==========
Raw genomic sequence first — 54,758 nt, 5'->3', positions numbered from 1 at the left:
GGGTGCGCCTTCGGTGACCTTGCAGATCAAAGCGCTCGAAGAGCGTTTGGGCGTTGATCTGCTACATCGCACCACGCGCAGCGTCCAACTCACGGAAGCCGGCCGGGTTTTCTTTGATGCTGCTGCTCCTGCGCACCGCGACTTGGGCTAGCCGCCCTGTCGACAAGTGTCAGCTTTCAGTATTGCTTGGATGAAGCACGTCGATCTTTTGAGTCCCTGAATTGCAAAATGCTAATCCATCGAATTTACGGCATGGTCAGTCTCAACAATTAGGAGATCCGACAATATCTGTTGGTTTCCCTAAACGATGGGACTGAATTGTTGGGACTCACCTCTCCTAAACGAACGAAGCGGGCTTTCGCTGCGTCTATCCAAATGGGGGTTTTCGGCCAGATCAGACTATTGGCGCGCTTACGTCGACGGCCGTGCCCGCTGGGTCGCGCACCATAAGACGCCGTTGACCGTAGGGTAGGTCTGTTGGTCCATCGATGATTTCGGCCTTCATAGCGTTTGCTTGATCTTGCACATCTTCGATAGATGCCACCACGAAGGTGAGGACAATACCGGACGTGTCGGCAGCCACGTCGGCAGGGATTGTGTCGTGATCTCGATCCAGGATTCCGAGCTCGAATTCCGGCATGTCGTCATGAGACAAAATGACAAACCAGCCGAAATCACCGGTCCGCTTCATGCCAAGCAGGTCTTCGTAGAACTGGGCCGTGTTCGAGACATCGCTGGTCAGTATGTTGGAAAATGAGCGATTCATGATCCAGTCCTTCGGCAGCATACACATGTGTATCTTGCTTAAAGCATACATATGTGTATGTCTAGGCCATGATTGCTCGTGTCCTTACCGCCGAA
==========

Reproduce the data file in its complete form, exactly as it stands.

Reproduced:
Raw genomic sequence first — 54,758 nt, 5'->3', positions numbered from 1 at the left:
GGGTGCGCCTTCGGTGACCTTGCAGATCAAAGCGCTCGAAGAGCGTTTGGGCGTTGATCTGCTACATCGCACCACGCGCAGCGTCCAACTCACGGAAGCCGGCCGGGTTTTCTTTGATGCTGCTGCTCCTGCGCACCGCGACTTGGGCTAGCCGCCCTGTCGACAAGTGTCAGCTTTCAGTATTGCTTGGATGAAGCACGTCGATCTTTTGAGTCCCTGAATTGCAAAATGCTAATCCATCGAATTTACGGCATGGTCAGTCTCAACAATTAGGAGATCCGACAATATCTGTTGGTTTCCCTAAACGATGGGACTGAATTGTTGGGACTCACCTCTCCTAAACGAACGAAGCGGGCTTTCGCTGCGTCTATCCAAATGGGGGTTTTCGGCCAGATCAGACTATTGGCGCGCTTACGTCGACGGCCGTGCCCGCTGGGTCGCGCACCATAAGACGCCGTTGACCGTAGGGTAGGTCTGTTGGTCCATCGATGATTTCGGCCTTCATAGCGTTTGCTTGATCTTGCACATCTTCGATAGATGCCACCACGAAGGTGAGGACAATACCGGACGTGTCGGCAGCCACGTCGGCAGGGATTGTGTCGTGATCTCGATCCAGGATTCCGAGCTCGAATTCCGGCATGTCGTCATGAGACAAAATGACAAACCAGCCGAAATCACCGGTCCGCTTCATGCCAAGCAGGTCTTCGTAGAACTGGGCCGTGTTCGAGACATCGCTGGTCAGTATGTTGGAAAATGAGCGATTCATGATCCAGTCCTTCGGCAGCATACACATGTGTATCTTGCTTAAAGCATACATATGTGTATGTCTAGGCCATGATTGCTCGTGTCCTTACCGCCGAA